Released on September 29, 1992.

September 29, 1992: Alice In Chains Dirt drops, continuing the Seattle grunge rock explosion from the previous year.


Of course, the debut album from the band, Facelift, predated the ’91 explosion by a year. Or, one could argue, it helped set the stage in Seattle. Either way, by the time the fall of ’92 had rolled around, Alice In Chains was in a great position to take advantage of the groundwork laid by their brothers-in-grunge Nirvana, Soundgarden, and Pearl Jam in in the year leading up. It didn’t hurt at all the the band had written an album that was a legitimate rock masterpiece.


The numbers don’t lie, and you can see how many tracks from the album make our Top 30 list. But I don’t want to crunch numbers or talk too much in general about Dirt‘s legacy. I want to talk about how the album hit me at the time and how important it was to me then and still is now. And I have a feeling that, if you’re a rocker of a certain age, Dirt is dear to you in similar ways.


I was 15 years old and starting my junior hear in high school in the fall of ’92. And I was fully invested in the rock of the day. As a freshman, I’d copped Nevermind, Badmotorfinger, and Ten on cassette with my paper route money (shout out to Strawberries on Rt. 1 in Saugus). And I wore those tapes into the ground. I loved Nirvana’s punk-influenced sound. Soundgarden’s riffs and unconventional time signatures spoke to my budding music nerdery. Pearl Jam sounded massive, almost cavernous, on their debut. None of that prepared me for what Alice In Chains did on Dirt.


Alice In Chains ‘Dirt’ Turns 30

Dirt is a celebration of desperation. In the years to come, as friends of mine would struggle with addiction, the albums themes revealed themselves more and more. But as a moody, hormone-addled 15-yr-old, Dirt‘s darkness spoke to me. The album was my theme music, my rallying cry, my constant companion as I attempted to navigate the sticky, awkward emotions of the suburban American teen. Listening to the album 30 years on brings me back to those days and those feelings. But now, it’s with an appreciation for where I am today.


So thank you, Layne and Jerry and Mike and Sean, for creating something that was essential then and is essential now and forever will be. Now, let’s travel through together, track by track.

  • "Them Bones"

    I still maintain that this is the greatest opening track on any album from the ’90s.

  • Dam That River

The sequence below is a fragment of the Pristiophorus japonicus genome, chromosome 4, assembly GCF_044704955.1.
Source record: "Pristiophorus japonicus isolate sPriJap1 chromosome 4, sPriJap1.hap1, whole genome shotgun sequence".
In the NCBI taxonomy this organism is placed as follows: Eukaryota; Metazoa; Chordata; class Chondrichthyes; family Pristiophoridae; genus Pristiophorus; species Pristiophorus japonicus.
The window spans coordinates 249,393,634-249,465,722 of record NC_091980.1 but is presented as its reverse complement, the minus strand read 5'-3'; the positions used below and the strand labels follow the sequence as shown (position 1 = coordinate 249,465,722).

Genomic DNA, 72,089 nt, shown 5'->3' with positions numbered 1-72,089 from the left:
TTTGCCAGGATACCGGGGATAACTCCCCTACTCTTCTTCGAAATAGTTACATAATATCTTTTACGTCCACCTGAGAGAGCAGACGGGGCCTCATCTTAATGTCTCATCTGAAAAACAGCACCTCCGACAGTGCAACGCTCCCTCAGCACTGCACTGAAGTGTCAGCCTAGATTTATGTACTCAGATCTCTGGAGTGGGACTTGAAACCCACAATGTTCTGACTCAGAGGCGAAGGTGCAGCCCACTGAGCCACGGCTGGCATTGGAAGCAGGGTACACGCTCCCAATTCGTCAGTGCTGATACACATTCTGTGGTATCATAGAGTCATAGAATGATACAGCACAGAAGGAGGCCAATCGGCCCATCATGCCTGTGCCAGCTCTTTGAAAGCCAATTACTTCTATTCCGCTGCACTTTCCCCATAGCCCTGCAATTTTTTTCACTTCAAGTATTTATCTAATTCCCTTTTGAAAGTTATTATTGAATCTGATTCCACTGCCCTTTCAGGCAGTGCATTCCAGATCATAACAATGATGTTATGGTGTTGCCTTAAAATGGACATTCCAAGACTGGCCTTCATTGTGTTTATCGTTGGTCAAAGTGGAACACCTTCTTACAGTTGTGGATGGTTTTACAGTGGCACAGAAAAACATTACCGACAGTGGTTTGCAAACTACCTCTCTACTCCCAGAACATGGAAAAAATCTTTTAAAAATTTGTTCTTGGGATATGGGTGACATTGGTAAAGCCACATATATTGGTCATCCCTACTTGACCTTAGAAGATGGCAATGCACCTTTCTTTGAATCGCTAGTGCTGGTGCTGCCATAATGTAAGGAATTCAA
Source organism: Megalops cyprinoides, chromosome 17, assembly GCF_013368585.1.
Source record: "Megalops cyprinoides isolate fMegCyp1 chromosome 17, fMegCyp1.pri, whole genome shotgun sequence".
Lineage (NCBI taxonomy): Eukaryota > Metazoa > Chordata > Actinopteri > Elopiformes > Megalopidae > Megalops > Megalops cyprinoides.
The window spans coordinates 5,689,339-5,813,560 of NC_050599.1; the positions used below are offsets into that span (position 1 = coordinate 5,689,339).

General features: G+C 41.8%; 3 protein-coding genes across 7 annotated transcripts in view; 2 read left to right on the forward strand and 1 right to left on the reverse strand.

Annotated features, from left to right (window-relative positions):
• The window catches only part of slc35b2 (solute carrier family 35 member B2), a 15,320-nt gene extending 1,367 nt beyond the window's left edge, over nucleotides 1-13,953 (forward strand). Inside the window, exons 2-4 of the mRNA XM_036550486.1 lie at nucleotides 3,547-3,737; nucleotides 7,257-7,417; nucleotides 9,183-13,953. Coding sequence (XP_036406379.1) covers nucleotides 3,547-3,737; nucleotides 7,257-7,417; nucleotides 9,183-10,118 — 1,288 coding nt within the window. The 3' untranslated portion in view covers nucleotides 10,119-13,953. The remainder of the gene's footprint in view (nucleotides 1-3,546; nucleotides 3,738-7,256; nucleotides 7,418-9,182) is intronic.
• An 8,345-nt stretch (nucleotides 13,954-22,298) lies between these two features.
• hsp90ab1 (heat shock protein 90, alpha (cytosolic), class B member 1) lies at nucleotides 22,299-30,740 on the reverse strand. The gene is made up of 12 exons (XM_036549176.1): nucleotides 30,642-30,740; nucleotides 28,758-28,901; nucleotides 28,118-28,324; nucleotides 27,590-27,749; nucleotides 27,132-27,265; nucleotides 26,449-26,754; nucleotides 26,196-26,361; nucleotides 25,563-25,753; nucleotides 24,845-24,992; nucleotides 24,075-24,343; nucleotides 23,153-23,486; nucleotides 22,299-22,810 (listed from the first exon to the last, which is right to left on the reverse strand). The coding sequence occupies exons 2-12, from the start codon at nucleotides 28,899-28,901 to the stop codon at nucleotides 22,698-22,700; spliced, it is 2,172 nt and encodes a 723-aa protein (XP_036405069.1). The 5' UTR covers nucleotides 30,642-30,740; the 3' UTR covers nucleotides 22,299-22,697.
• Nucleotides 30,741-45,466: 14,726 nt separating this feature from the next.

I remember hearing this song for the first time and thinking: “Oh, Alice In Chains messes around with time signatures just like Soundgarden! Cool!”

  • "Rain When I Die"

    For whatever reason, this one reminds me of Friday afternoons. I’d get home from school, take care of my paper route, and put on Dirt while I waited for my ride to the high school football game. Not to watch the game, mind you, but to hang out with my band geek friends in the marching band.

  • "Down In A Hole"

    My buddy Mike and I always used to fight about what the “correct” track list was for Dirt. His CD copy had “Down In A Hole” buried at the end of the disc; my cassette had it as the forth track. Turns out he had and early pressing with the track listing that the label had suggested. Mine was the track listing the band wanted. So mine was correct!

  • "Sickman"

    Five cuts in and there’s already so much death on this album. So. Much. Death.

  • "Rooster"

    This would become a staple cover song in rock bands that I would end up playing with in high school and college, so it’s good that I got to learn the lyrics nice and early.

  • "Junkhead"

    Again, I’m listening to this on tape in ’92, so this song will always signify the beginning of Side Two for me.

  • "Dirt"

    If there’s a heavier song thematically from this era of grunge, I can’t think of it. The title track just crushes you.

  • "God Smack"

    I’ve listened to this song hundreds of times over the last 30 years and not once have I ever said: “Wow, this song title would make a GREAT name for a rock band!”

  • "Untitled"

    “I AM…IRON GOD!!!”


  • "Hate To Feel"

    What kept me coming back to Dirt again and again and again, among what I wrote about above, was the fact that there wasn’t a weak song on the lot. Every last song was and is essential to the overall experience.

  • "Angry Chair"

    My “Angry Chair” was in the Wakefield High School lecture hall and I would sit in it and listen to this song on repeat.

  • "Would?"

    No one has ever looked as cool in a music video as Layne Staley looks in this music video.

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